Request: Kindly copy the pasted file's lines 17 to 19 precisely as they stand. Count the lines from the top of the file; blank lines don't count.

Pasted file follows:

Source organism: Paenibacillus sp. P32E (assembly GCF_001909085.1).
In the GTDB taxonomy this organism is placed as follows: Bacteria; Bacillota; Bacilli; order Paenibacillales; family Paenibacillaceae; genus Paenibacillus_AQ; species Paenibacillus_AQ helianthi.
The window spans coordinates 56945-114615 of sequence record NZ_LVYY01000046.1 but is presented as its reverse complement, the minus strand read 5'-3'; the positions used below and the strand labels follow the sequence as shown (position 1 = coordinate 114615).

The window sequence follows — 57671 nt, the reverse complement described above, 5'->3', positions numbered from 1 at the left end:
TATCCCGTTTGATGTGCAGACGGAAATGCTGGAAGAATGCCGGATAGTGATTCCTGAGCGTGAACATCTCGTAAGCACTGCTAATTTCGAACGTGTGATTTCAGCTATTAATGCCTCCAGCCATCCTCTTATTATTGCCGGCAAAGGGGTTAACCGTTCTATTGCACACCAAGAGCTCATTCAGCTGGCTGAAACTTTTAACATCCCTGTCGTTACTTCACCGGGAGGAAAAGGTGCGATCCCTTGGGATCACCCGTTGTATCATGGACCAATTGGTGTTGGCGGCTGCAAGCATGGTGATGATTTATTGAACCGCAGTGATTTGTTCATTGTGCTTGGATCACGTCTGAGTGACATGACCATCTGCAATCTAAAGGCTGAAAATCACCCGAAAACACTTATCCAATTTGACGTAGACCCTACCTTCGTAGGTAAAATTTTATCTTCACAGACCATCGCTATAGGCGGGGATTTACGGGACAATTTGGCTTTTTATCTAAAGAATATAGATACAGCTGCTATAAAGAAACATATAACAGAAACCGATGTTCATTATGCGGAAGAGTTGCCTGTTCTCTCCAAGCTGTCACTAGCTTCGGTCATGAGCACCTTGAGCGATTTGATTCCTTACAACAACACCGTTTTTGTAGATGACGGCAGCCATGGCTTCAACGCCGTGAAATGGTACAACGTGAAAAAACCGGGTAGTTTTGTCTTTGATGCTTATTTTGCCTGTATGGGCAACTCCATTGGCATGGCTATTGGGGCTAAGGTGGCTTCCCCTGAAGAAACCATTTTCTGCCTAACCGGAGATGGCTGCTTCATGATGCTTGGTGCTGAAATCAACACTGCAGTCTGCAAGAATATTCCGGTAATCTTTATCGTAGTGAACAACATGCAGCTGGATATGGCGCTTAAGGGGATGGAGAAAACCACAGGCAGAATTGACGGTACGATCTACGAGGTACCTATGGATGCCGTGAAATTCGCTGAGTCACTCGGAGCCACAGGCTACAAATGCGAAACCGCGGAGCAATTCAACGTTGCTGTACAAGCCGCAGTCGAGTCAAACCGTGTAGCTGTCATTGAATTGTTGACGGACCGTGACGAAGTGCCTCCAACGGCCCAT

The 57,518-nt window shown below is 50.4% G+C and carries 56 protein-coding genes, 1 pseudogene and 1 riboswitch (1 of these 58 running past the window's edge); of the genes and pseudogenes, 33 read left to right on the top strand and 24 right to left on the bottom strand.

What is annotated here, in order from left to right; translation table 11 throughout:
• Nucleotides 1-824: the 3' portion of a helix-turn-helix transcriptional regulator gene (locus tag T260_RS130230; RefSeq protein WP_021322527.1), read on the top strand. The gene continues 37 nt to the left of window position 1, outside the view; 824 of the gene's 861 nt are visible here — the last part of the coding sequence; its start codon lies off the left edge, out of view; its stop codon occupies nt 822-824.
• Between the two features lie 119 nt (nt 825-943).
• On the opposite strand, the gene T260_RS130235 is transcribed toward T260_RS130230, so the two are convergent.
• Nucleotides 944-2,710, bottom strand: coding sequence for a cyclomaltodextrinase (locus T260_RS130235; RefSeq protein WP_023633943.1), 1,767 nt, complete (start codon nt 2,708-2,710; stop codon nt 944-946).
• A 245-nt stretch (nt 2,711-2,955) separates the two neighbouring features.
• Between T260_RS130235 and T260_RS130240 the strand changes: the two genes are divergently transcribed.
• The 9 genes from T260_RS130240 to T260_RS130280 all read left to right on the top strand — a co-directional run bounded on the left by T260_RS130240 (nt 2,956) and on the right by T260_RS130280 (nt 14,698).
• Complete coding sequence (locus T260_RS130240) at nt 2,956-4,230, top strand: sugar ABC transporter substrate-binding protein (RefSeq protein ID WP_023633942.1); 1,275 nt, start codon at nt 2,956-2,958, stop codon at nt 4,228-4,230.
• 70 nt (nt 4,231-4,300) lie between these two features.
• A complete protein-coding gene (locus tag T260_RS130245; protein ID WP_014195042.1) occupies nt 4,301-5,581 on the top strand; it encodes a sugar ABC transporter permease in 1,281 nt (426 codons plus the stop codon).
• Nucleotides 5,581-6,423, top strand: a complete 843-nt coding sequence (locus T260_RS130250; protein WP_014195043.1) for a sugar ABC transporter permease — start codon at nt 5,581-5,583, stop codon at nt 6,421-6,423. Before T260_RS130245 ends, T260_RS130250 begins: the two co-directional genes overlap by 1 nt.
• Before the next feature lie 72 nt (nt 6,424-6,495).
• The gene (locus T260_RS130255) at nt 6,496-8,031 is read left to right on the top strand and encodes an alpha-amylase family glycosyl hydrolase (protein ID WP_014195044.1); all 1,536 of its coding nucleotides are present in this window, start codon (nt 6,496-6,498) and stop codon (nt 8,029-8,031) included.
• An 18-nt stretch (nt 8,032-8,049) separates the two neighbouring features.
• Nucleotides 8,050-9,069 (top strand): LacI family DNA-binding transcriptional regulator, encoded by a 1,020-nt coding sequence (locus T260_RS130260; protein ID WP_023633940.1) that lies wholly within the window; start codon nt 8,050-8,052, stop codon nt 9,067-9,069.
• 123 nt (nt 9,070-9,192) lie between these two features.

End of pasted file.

• A complete protein-coding gene (locus tag T260_RS130245; protein ID WP_014195042.1) occupies nt 4,301-5,581 on the top strand; it encodes a sugar ABC transporter permease in 1,281 nt (426 codons plus the stop codon).
• Nucleotides 5,581-6,423, top strand: a complete 843-nt coding sequence (locus T260_RS130250; protein WP_014195043.1) for a sugar ABC transporter permease — start codon at nt 5,581-5,583, stop codon at nt 6,421-6,423. Before T260_RS130245 ends, T260_RS130250 begins: the two co-directional genes overlap by 1 nt.
• Before the next feature lie 72 nt (nt 6,424-6,495).